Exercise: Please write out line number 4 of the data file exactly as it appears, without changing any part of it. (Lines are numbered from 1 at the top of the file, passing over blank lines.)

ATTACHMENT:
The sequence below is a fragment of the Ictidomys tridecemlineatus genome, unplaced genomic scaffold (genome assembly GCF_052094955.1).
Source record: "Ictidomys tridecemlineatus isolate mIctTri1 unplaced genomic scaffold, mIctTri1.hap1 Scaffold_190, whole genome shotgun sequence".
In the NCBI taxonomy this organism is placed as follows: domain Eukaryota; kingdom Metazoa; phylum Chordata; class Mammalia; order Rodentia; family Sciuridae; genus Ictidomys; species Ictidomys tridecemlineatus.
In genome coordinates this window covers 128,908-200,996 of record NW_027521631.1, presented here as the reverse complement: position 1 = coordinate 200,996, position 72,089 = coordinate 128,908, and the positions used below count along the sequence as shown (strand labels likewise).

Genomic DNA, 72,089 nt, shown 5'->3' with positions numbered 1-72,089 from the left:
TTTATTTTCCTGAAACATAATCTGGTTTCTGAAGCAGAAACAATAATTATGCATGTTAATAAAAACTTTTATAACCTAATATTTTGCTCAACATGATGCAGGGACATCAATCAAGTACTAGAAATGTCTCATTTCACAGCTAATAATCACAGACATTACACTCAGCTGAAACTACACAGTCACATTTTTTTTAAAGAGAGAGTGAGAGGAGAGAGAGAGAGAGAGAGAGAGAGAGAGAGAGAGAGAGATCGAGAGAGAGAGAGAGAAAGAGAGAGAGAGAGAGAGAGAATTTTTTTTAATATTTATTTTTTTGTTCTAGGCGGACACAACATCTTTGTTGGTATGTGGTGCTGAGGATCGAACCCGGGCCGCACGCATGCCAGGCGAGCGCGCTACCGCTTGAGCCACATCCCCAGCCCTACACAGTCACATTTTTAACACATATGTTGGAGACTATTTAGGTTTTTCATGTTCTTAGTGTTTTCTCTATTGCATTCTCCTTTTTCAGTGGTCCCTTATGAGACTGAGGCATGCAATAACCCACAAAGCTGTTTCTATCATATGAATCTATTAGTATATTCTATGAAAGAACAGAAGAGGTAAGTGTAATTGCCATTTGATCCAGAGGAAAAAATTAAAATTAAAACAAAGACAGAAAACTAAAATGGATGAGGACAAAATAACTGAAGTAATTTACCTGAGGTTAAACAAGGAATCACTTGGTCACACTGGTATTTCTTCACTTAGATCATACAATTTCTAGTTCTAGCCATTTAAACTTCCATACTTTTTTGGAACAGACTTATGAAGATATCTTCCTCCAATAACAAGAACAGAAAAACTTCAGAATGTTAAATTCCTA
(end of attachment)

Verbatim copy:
In genome coordinates this window covers 128,908-200,996 of record NW_027521631.1, presented here as the reverse complement: position 1 = coordinate 200,996, position 72,089 = coordinate 128,908, and the positions used below count along the sequence as shown (strand labels likewise).